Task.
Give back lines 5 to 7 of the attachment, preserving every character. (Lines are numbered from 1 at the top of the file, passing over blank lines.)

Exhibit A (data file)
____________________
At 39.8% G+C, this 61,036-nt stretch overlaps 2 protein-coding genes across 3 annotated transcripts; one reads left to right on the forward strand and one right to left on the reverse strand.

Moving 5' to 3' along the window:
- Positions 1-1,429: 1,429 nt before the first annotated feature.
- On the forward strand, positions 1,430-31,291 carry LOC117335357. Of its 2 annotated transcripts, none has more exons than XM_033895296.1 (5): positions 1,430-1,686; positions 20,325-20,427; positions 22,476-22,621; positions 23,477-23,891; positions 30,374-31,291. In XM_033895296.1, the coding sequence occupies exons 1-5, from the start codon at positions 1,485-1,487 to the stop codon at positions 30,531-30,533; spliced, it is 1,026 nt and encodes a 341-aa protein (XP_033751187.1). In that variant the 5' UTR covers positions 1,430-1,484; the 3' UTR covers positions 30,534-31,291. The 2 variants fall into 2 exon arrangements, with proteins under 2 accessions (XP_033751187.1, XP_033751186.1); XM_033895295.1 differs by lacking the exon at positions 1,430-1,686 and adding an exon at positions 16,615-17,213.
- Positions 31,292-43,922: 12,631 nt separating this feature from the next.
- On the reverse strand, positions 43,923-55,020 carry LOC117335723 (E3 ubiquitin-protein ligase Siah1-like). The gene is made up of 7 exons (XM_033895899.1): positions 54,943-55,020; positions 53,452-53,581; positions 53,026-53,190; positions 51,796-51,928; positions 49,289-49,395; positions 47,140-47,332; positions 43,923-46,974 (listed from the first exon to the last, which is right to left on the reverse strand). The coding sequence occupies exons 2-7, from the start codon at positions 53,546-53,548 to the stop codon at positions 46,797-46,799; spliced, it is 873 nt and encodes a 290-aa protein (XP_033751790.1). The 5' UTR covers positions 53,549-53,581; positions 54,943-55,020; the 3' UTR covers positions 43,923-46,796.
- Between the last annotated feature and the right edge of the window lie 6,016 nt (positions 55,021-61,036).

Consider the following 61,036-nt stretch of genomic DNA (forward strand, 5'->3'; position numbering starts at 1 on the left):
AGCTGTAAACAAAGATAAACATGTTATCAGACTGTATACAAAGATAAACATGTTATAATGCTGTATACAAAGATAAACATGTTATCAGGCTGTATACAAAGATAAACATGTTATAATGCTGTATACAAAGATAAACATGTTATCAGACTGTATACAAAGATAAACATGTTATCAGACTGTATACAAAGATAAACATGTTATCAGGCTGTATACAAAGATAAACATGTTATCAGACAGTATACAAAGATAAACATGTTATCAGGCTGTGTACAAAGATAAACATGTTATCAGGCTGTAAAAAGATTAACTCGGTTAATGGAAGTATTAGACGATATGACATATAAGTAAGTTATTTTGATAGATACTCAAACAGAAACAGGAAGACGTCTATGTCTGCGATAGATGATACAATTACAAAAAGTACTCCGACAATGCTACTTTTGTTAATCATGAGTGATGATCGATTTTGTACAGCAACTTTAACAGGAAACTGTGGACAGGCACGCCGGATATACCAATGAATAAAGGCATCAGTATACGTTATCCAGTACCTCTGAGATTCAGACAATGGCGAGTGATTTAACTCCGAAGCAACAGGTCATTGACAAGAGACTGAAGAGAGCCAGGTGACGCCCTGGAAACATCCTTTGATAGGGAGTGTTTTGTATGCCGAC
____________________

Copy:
- Positions 31,292-43,922: 12,631 nt separating this feature from the next.
- On the reverse strand, positions 43,923-55,020 carry LOC117335723 (E3 ubiquitin-protein ligase Siah1-like). The gene is made up of 7 exons (XM_033895899.1): positions 54,943-55,020; positions 53,452-53,581; positions 53,026-53,190; positions 51,796-51,928; positions 49,289-49,395; positions 47,140-47,332; positions 43,923-46,974 (listed from the first exon to the last, which is right to left on the reverse strand). The coding sequence occupies exons 2-7, from the start codon at positions 53,546-53,548 to the stop codon at positions 46,797-46,799; spliced, it is 873 nt and encodes a 290-aa protein (XP_033751790.1). The 5' UTR covers positions 53,549-53,581; positions 54,943-55,020; the 3' UTR covers positions 43,923-46,796.
- Between the last annotated feature and the right edge of the window lie 6,016 nt (positions 55,021-61,036).